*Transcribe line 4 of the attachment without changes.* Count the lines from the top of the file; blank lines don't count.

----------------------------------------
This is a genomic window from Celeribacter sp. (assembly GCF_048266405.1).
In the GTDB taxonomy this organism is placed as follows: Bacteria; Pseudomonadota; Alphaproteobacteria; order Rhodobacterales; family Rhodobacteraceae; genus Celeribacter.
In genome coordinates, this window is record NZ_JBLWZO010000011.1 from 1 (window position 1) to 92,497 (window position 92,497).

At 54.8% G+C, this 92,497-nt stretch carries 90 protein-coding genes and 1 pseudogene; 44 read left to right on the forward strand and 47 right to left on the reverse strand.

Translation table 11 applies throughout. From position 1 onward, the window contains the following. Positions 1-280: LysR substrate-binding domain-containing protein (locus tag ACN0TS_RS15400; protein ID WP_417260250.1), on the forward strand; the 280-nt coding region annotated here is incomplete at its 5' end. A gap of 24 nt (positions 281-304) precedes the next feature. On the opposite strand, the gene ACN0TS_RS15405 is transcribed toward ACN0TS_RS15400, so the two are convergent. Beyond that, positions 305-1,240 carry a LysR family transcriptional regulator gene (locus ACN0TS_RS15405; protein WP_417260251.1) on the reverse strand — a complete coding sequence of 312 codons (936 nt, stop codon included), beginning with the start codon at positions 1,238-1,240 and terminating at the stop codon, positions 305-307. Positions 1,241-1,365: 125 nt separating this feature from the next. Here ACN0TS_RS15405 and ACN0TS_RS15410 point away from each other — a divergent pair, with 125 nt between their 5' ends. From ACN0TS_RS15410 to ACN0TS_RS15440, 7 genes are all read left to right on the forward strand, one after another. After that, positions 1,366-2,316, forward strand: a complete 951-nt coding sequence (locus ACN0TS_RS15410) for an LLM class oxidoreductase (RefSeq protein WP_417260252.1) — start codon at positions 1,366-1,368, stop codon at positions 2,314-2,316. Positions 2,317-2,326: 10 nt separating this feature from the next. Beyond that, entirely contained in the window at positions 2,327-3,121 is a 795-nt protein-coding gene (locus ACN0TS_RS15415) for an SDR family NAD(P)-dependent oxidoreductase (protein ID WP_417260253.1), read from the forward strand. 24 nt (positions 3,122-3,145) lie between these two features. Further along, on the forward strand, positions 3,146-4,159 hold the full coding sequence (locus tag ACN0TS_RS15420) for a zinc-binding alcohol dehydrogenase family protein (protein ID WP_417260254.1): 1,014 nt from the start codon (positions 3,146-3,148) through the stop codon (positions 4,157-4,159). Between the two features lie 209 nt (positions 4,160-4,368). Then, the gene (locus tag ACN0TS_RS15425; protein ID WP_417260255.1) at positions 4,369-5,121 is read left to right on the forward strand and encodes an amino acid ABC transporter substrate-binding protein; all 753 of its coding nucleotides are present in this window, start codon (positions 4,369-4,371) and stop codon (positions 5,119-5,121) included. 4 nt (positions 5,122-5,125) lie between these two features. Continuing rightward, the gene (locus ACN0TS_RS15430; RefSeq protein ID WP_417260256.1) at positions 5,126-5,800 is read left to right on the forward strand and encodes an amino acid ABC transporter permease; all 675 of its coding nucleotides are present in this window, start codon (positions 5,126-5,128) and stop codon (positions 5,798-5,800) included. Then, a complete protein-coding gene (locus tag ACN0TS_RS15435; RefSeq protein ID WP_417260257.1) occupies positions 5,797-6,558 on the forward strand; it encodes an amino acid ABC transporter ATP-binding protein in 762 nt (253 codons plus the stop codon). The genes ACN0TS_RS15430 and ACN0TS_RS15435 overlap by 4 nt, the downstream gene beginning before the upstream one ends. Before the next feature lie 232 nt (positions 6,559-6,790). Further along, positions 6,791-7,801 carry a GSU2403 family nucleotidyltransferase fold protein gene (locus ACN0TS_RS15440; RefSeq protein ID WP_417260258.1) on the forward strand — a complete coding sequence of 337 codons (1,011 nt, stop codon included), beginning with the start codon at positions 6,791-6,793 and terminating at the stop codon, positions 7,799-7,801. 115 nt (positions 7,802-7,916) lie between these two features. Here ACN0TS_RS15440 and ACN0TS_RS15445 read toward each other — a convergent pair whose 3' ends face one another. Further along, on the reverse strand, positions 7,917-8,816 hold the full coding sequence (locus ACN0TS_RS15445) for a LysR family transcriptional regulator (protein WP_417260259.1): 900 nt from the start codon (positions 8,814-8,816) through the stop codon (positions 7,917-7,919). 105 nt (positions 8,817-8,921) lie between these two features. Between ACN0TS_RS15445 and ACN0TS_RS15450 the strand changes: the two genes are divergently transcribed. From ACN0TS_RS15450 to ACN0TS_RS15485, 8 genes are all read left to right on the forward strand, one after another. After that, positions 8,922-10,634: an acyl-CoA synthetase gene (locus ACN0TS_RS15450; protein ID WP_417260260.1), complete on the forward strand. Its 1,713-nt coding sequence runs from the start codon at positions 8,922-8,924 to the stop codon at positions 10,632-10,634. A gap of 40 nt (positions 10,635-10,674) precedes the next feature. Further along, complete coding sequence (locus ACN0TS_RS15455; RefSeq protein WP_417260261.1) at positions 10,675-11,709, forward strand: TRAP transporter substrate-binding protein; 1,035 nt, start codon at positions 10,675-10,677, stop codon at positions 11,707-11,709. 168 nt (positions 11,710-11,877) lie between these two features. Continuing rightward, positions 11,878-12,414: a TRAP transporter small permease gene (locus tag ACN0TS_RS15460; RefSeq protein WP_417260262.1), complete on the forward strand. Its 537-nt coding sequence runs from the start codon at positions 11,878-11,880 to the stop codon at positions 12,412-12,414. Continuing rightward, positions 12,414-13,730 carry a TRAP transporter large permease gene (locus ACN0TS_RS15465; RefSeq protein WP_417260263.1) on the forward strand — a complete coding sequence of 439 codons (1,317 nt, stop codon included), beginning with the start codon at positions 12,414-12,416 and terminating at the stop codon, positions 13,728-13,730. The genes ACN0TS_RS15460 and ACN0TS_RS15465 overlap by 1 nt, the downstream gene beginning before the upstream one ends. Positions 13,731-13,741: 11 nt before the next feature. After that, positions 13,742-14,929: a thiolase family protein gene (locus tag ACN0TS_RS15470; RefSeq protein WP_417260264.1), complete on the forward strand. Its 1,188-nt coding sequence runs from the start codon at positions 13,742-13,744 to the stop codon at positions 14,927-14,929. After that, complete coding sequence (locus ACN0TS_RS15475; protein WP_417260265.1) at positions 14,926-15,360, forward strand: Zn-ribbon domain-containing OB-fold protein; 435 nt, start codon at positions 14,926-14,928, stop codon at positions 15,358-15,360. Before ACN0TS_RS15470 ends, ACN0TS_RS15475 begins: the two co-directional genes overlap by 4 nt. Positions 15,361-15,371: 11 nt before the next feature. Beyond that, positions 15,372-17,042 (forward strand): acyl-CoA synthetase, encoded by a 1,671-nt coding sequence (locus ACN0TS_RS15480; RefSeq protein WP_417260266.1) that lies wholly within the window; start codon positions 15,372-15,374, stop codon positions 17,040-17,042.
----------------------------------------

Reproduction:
At 54.8% G+C, this 92,497-nt stretch carries 90 protein-coding genes and 1 pseudogene; 44 read left to right on the forward strand and 47 right to left on the reverse strand.